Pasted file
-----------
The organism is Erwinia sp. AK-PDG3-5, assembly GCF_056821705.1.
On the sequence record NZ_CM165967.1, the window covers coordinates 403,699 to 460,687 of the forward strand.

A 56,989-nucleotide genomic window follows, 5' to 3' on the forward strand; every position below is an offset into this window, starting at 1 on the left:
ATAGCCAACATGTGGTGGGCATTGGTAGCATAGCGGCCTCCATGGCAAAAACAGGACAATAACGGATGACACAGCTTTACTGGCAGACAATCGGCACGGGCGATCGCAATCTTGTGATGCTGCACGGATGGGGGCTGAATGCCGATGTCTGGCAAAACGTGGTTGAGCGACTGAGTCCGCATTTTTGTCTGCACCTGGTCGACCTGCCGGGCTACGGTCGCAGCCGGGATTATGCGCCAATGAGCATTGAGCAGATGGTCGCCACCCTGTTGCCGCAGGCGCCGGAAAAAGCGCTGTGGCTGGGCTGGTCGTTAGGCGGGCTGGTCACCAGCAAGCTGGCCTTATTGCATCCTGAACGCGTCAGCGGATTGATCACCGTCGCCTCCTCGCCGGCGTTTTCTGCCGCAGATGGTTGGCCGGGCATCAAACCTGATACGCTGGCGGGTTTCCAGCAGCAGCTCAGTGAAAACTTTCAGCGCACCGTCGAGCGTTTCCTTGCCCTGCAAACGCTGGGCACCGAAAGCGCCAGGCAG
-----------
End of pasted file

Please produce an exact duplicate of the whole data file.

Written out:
The organism is Erwinia sp. AK-PDG3-5, assembly GCF_056821705.1.
On the sequence record NZ_CM165967.1, the window covers coordinates 403,699 to 460,687 of the forward strand.

A 56,989-nucleotide genomic window follows, 5' to 3' on the forward strand; every position below is an offset into this window, starting at 1 on the left:
ATAGCCAACATGTGGTGGGCATTGGTAGCATAGCGGCCTCCATGGCAAAAACAGGACAATAACGGATGACACAGCTTTACTGGCAGACAATCGGCACGGGCGATCGCAATCTTGTGATGCTGCACGGATGGGGGCTGAATGCCGATGTCTGGCAAAACGTGGTTGAGCGACTGAGTCCGCATTTTTGTCTGCACCTGGTCGACCTGCCGGGCTACGGTCGCAGCCGGGATTATGCGCCAATGAGCATTGAGCAGATGGTCGCCACCCTGTTGCCGCAGGCGCCGGAAAAAGCGCTGTGGCTGGGCTGGTCGTTAGGCGGGCTGGTCACCAGCAAGCTGGCCTTATTGCATCCTGAACGCGTCAGCGGATTGATCACCGTCGCCTCCTCGCCGGCGTTTTCTGCCGCAGATGGTTGGCCGGGCATCAAACCTGATACGCTGGCGGGTTTCCAGCAGCAGCTCAGTGAAAACTTTCAGCGCACCGTCGAGCGTTTCCTTGCCCTGCAAACGCTGGGCACCGAAAGCGCCAGGCAG